Sequoia Nagamatsu

Minneapolis , MN

Author's Bio

Sequoia Nagamatsu is the author of the Japanese folklore inspired collection of short stories, Where We Go When All We Were Is Gone (Black Lawrence Press). His stories have appeared or are forthcoming in journals such as Conjunctions, ZYZZYVA, The Fairy Tale Review, and Black Warrior Review. He co-edits Psychopomp Magazine, an online quarterly dedicated to innovative prose ( and is an assistant professor at St. Olaf College. He is currently working on a second story collection and a novel.

Publications and Prizes

Where We Go When All We Were Is Gone
(Black Lawrence Press, 2016)
One World: A Global Anthology of Short Stories
(New Internationalist, 2009)
Bat City Review, Bellevue Literary Review, Black Warrior Review, Conjunctions, Copper Nickel, Elimae, Fairy Tale Review, Florida Review, Gargoyle Magazine, Green Mountains Review, Hobart, Monkeybicycle, New Delta Review, Puerto del Sol, Redivider, West Branch, Willow Springs, ZYZZYVA
Prizes Won: 
Foreword Reviews Indies Book of the Year Award Silver Medal 2017, Copper Nickel Editors' Prize for Prose, Finalist, 2012 Cutbank Chapbook Contest Finalist 2012 Jaimy Gordon Fiction Prize (Third Coast) Semi-Finalist, 2012 Black River Chapbook Contest, Black Lawrence Press

Personal Favorites

What I'm Reading Now: 
All the Birds in the Sky by Charlie Jane Anders
Sing Unburied Sing by Jesmyn Ward
Favorite Books: 
2666 (Bolano), Hard-Boiled Wonderland and the End of the World (Murakami), Girl in Landscape (Lethem), Cosmicomics (Calvino)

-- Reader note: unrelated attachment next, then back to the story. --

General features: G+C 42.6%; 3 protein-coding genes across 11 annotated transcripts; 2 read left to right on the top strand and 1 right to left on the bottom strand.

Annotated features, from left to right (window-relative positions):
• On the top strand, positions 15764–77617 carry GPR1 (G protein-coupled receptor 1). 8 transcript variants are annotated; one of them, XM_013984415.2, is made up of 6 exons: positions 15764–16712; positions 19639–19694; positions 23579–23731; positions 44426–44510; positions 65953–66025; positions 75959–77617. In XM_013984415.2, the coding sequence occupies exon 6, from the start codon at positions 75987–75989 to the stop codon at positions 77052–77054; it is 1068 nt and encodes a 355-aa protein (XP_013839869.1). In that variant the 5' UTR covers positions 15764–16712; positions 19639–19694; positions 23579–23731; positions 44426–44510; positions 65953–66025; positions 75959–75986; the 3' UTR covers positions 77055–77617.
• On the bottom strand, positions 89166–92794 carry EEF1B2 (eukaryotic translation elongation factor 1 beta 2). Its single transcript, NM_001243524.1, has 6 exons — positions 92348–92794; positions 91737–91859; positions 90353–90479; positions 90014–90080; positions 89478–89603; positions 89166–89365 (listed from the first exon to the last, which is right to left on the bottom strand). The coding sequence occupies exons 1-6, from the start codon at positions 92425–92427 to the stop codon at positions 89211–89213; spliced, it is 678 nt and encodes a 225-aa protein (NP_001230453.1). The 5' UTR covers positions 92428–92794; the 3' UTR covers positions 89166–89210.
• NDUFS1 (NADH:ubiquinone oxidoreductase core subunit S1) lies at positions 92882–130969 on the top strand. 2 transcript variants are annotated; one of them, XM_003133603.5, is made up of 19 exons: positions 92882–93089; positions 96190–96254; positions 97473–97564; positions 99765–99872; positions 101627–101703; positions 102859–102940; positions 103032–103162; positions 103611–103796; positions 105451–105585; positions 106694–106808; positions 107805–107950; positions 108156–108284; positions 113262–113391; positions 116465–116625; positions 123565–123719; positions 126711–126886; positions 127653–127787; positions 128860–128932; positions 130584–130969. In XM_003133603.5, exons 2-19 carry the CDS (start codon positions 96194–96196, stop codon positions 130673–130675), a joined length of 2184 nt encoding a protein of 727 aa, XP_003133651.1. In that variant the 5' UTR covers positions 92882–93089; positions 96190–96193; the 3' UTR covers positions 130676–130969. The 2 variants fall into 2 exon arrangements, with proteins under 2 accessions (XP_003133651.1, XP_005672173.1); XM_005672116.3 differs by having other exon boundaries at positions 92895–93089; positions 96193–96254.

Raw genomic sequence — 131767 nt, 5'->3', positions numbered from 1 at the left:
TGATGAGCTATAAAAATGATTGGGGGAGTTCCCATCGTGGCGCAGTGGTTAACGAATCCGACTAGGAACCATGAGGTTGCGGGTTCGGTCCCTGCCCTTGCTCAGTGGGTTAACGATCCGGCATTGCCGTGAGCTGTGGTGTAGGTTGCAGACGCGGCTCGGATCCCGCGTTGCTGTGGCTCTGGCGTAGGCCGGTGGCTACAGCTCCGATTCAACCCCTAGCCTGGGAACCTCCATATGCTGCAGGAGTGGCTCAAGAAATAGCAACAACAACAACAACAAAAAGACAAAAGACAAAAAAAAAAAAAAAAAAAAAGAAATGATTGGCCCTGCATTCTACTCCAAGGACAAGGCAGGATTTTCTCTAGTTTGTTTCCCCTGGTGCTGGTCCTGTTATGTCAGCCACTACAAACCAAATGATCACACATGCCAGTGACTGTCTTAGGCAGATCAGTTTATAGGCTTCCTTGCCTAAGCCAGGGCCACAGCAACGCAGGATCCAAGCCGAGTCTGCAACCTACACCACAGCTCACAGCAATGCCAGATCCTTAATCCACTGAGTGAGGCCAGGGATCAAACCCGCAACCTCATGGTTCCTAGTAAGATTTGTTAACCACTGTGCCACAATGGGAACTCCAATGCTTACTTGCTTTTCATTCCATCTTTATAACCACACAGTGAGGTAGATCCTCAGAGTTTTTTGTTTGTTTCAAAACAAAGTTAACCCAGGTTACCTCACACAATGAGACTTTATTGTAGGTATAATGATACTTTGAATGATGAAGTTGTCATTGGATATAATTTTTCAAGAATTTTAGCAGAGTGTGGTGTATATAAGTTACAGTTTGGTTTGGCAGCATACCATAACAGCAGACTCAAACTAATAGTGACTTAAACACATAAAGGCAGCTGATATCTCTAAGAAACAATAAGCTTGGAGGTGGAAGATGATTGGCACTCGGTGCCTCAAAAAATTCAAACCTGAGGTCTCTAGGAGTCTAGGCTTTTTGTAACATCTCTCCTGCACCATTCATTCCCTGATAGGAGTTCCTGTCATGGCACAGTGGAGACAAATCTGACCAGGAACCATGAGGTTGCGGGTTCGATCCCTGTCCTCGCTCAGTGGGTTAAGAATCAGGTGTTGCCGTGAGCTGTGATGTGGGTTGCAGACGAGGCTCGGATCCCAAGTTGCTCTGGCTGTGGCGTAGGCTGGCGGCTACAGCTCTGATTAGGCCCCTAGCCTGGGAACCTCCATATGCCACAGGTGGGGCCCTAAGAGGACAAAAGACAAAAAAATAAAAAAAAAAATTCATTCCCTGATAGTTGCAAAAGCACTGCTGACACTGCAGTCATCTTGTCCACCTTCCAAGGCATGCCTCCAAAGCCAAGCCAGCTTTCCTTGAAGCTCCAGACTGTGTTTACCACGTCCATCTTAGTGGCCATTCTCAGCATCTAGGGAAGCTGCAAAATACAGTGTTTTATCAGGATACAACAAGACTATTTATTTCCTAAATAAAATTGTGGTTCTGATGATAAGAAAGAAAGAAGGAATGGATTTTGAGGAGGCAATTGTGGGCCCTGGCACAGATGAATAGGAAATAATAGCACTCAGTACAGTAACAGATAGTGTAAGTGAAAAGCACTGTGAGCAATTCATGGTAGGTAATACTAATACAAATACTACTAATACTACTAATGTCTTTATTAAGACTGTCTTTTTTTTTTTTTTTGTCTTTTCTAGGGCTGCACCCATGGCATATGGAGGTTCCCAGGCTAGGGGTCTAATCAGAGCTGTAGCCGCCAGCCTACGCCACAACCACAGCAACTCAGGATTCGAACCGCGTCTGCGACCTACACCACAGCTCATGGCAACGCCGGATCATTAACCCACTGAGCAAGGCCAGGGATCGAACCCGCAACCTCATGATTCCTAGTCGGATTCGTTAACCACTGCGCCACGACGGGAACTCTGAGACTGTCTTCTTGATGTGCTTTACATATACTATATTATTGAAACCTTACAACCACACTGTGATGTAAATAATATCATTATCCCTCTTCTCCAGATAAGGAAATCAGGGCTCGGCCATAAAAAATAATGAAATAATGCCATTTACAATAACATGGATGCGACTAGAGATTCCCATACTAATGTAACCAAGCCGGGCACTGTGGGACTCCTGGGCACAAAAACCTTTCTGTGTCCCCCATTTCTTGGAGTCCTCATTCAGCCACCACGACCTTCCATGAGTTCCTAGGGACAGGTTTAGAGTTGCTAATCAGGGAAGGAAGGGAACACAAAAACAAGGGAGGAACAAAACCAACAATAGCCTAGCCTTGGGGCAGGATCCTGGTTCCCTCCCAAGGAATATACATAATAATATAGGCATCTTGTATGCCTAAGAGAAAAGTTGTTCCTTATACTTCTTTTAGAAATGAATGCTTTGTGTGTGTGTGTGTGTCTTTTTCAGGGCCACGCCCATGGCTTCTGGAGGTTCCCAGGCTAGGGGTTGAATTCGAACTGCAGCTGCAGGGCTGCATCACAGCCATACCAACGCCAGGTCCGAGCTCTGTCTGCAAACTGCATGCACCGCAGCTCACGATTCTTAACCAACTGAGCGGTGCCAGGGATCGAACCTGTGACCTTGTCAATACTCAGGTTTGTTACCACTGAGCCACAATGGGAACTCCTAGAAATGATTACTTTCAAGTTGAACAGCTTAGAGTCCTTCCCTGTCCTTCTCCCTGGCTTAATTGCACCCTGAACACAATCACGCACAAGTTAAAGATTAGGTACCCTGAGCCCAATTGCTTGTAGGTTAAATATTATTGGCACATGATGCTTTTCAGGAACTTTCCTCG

Favorite Authors: 
Italo Calvino, Jonathan Lethem, Haruki Murakami, Brian Evenson, Lance Olson, Ron Currie, Etgar Keret, Kelly Link, Kevin Brockmeier, Stacey Richter, Pinckney Benedict, JG Ballard, Dawn Raffel

More Information

Listed as: 
Fiction Writer
Gives readings: 
Travels for readings: 
Identifies as: 
Asian American
Prefers to work with: 
Fluent in: 
Raised in: 
(From novel-in-progress, Girl Zero) As I walked in the darkness, hot air balloon sized orbs filled with images appeared, blowing through space like dandelions. Moments of her life, of lives of people I have never met. I placed my hand on the memory of my mother building a sandcastle with Seira and found that my hand went right through. I stepped into the orb as easily as I could enter a room, and I suddenly could smell the ocean, hear the sea gulls overhead. Seira and my mother laughing. I stepped out of this memory and continued, and found the years my father spent searching for a way to bring his daughter back, researching the near extinct fantastical creatures of the world—at a train station in the wilds of the Northern prefectures, buried under piles of books in libraries, talking to grandmothers and grandfathers in rice paddy villages stuck in time.
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Last updated: Jul 23, 2018